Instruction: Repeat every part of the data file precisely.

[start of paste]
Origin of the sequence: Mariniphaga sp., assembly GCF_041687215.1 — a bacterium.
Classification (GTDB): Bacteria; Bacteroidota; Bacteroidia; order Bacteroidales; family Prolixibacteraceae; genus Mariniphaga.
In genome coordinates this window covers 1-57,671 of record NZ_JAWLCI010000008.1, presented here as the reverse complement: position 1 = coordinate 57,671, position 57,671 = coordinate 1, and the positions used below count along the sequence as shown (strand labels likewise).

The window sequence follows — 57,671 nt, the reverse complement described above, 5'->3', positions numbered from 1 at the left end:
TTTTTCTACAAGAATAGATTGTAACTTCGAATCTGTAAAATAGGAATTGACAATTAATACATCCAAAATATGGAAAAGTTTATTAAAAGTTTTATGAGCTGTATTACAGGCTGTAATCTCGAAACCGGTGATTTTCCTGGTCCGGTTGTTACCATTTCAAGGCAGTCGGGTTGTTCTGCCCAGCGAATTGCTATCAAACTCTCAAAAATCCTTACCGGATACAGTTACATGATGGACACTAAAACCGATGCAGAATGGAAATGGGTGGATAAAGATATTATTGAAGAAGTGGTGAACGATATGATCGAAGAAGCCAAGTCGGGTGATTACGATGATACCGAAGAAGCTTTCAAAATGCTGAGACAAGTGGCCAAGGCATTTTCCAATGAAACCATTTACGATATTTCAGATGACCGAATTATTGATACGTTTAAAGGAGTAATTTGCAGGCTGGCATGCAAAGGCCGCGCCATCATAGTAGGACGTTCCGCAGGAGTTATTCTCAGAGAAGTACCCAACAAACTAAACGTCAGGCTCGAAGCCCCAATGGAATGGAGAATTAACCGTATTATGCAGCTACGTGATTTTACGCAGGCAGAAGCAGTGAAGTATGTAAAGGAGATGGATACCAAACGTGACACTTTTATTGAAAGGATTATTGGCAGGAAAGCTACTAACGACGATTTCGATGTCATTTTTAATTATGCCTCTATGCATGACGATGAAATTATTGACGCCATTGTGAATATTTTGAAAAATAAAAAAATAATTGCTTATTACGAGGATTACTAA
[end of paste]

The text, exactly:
Origin of the sequence: Mariniphaga sp., assembly GCF_041687215.1 — a bacterium.
Classification (GTDB): Bacteria; Bacteroidota; Bacteroidia; order Bacteroidales; family Prolixibacteraceae; genus Mariniphaga.
In genome coordinates this window covers 1-57,671 of record NZ_JAWLCI010000008.1, presented here as the reverse complement: position 1 = coordinate 57,671, position 57,671 = coordinate 1, and the positions used below count along the sequence as shown (strand labels likewise).

The window sequence follows — 57,671 nt, the reverse complement described above, 5'->3', positions numbered from 1 at the left end:
TTTTTCTACAAGAATAGATTGTAACTTCGAATCTGTAAAATAGGAATTGACAATTAATACATCCAAAATATGGAAAAGTTTATTAAAAGTTTTATGAGCTGTATTACAGGCTGTAATCTCGAAACCGGTGATTTTCCTGGTCCGGTTGTTACCATTTCAAGGCAGTCGGGTTGTTCTGCCCAGCGAATTGCTATCAAACTCTCAAAAATCCTTACCGGATACAGTTACATGATGGACACTAAAACCGATGCAGAATGGAAATGGGTGGATAAAGATATTATTGAAGAAGTGGTGAACGATATGATCGAAGAAGCCAAGTCGGGTGATTACGATGATACCGAAGAAGCTTTCAAAATGCTGAGACAAGTGGCCAAGGCATTTTCCAATGAAACCATTTACGATATTTCAGATGACCGAATTATTGATACGTTTAAAGGAGTAATTTGCAGGCTGGCATGCAAAGGCCGCGCCATCATAGTAGGACGTTCCGCAGGAGTTATTCTCAGAGAAGTACCCAACAAACTAAACGTCAGGCTCGAAGCCCCAATGGAATGGAGAATTAACCGTATTATGCAGCTACGTGATTTTACGCAGGCAGAAGCAGTGAAGTATGTAAAGGAGATGGATACCAAACGTGACACTTTTATTGAAAGGATTATTGGCAGGAAAGCTACTAACGACGATTTCGATGTCATTTTTAATTATGCCTCTATGCATGACGATGAAATTATTGACGCCATTGTGAATATTTTGAAAAATAAAAAAATAATTGCTTATTACGAGGATTACTAA